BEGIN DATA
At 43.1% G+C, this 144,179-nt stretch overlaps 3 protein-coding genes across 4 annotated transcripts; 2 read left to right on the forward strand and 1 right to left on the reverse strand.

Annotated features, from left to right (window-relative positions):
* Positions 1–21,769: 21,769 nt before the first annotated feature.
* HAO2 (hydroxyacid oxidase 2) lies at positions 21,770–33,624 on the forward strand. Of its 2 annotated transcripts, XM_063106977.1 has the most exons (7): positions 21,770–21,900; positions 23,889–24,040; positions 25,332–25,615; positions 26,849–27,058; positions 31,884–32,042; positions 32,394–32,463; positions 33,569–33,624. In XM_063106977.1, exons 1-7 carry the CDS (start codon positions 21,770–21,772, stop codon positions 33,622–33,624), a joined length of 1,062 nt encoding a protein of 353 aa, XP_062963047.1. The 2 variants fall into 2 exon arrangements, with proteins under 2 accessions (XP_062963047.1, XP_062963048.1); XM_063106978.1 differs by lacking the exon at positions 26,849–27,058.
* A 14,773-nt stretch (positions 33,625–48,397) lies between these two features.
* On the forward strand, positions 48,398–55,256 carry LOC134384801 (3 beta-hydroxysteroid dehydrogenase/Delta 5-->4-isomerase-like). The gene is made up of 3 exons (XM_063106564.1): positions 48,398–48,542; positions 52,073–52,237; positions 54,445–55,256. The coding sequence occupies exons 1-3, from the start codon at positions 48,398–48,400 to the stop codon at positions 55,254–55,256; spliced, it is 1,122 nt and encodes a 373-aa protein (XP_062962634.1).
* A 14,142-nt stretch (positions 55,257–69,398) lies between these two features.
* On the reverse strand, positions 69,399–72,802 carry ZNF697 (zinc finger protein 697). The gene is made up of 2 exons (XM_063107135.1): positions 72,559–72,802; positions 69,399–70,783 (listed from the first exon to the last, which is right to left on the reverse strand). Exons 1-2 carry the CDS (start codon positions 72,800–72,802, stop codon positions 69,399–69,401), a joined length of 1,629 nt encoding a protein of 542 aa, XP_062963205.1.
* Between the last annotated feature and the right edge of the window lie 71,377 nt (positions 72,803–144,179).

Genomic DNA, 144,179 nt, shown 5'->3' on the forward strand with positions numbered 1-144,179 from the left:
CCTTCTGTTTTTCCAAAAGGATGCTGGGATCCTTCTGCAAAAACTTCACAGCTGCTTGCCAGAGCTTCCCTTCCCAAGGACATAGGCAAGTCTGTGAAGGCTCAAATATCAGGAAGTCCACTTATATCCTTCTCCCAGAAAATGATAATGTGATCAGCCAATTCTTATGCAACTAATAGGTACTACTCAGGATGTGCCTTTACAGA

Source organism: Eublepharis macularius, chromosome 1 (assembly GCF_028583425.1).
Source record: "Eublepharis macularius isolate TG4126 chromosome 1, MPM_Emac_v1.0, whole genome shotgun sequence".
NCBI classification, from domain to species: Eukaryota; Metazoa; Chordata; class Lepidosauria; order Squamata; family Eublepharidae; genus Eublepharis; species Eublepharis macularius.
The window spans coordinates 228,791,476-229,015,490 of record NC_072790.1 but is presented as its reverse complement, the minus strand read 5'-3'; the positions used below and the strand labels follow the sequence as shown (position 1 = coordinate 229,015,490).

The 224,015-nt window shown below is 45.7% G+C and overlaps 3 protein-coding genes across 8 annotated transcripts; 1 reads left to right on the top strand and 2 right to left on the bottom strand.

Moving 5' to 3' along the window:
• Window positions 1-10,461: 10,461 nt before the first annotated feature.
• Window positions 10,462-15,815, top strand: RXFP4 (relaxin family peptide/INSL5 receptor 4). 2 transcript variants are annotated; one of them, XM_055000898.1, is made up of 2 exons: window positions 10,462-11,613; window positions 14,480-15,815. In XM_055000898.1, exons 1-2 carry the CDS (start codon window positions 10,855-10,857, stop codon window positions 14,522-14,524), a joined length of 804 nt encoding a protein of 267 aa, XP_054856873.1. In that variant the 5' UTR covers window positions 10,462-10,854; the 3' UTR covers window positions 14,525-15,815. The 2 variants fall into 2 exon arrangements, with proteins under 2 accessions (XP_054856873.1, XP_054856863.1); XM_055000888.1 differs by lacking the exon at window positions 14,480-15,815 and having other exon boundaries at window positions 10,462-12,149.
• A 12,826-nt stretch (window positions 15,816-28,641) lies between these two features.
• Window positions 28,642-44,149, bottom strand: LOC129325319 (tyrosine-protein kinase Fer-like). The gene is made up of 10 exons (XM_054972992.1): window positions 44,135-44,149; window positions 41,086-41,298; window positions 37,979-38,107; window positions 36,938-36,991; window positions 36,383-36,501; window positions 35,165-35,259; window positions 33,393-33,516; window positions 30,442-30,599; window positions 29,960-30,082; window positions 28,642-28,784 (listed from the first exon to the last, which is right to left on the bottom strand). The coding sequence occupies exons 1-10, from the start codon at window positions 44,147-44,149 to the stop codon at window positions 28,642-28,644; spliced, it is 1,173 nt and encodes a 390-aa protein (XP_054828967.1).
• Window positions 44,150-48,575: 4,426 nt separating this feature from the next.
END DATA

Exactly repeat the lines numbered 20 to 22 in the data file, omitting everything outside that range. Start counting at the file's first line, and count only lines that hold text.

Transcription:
• A 12,826-nt stretch (window positions 15,816-28,641) lies between these two features.
• Window positions 28,642-44,149, bottom strand: LOC129325319 (tyrosine-protein kinase Fer-like). The gene is made up of 10 exons (XM_054972992.1): window positions 44,135-44,149; window positions 41,086-41,298; window positions 37,979-38,107; window positions 36,938-36,991; window positions 36,383-36,501; window positions 35,165-35,259; window positions 33,393-33,516; window positions 30,442-30,599; window positions 29,960-30,082; window positions 28,642-28,784 (listed from the first exon to the last, which is right to left on the bottom strand). The coding sequence occupies exons 1-10, from the start codon at window positions 44,147-44,149 to the stop codon at window positions 28,642-28,644; spliced, it is 1,173 nt and encodes a 390-aa protein (XP_054828967.1).
• Window positions 44,150-48,575: 4,426 nt separating this feature from the next.